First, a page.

Gothard's Hamlet in Kosovo, 1999. — Hamlet (Armond Morina) and Hamlet's father (Hazir Miftari, Dibran Tahiri, Selman Lokaj as a chorus) at National Theatre of Kosovo, 1999, with a pile of discarded identification papers. Photo: Edi Agagjyshi.

‘From the Italian land to Poland’ and Back: A Conversation with Giovanni Pampiglione

This discussion with the Italian director and translator Giovanni Pampiglione acts both as interview and profile, focusing on his interest and translation of Witkacy's plays, and formation of his international theatre company Atelier di Formia during the 1980s. He has not previously been interviewed in English, and most writing on him is in Italian or Polish. This is available in English at The Theatre Times and in Polish translated by Izabela Curyłło-Klag in Witkacy! Journal Issue 9, a print publication.

Reopening the National Theatre of Kosovo: A Conversation on David Gothard's Hamlet

I have recently interviewed David Gothard following a similar style after a series of conversations about his use of figure of Hamlet, focusing on his production of Hamlet in Albanian which re-opened the National Theatre of Kosovo in 1999 and toured to South Africa to perform at the International AIDS Conference in 2000.

These interviews intend to convey the personality and character of the interviewee as well as the atmosphere evoked around the events discussed. Rather than following a question-answer form, they consider the place of story-telling in documentation and the natural interchange between fact and fiction in the recounting of memories.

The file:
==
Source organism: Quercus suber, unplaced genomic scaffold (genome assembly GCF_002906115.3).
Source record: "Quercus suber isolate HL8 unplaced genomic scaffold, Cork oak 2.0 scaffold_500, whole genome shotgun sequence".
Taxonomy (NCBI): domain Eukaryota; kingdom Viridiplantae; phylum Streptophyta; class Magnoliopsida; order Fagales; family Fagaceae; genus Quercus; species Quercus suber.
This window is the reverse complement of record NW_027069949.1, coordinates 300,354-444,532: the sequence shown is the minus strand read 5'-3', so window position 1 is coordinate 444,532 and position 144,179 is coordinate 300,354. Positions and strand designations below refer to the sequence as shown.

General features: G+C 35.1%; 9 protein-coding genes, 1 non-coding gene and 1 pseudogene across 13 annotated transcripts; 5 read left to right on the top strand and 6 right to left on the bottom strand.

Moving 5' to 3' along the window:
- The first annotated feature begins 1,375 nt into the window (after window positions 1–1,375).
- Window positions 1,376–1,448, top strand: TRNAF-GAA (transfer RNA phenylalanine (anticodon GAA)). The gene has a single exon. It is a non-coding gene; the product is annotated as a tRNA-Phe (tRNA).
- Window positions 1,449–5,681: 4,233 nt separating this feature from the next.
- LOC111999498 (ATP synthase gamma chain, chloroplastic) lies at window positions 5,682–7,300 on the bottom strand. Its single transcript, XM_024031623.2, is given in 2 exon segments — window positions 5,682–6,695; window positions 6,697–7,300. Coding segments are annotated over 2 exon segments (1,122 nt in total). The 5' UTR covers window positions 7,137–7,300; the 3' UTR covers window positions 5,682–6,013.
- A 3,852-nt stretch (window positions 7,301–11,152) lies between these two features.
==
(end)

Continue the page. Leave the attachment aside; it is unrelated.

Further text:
Visual Echoes: Place of Anne Askew's execution

Anne Askew’s Sight: Echoes in the Marketplace

This traces lines of connection through London via the figure of Anne Askew, responding to sensations or memories contained by the buildings and atmosphere around Farringdon. The piece was imagined as part of a series of stories about sites around Britain haunted by past events or memory, and focused on Anne Askew executed in Smithfield Market, with the area seen as a space for spectacle. The text considers the place of theatricality in story-telling and documentation.

"Rain falls so heavily that its circles attack and distort each other, converging chaotically across the pavement. They rapidly play into each other, violently force entry, overlap, erase. Fast clapping hands. Many of them. That’s what the sharp incessant noise conjures, echoing through the mind, prodding, tugging at veiled corners of memory. As the rain eases a little, the watery circles are illuminated yellow by the street lamps as they successively form, grow and vanish into the inky black surface of the paving. It is not so late, but dark already. The shapes on the ground are mesmerising, one after another, pitter patter. Some say rain helps them sleep, that it is comforting, allows long nights of deep unconsciousness. Once heard, the rain from this site echoes through sleep, penetrates these nights, bores holes in its dark blanket. It refuses to be forgotten; it knocks at the door and demands that the sleepers awake and give voice to the wordless site. And so the pitter patter translates to keyboard."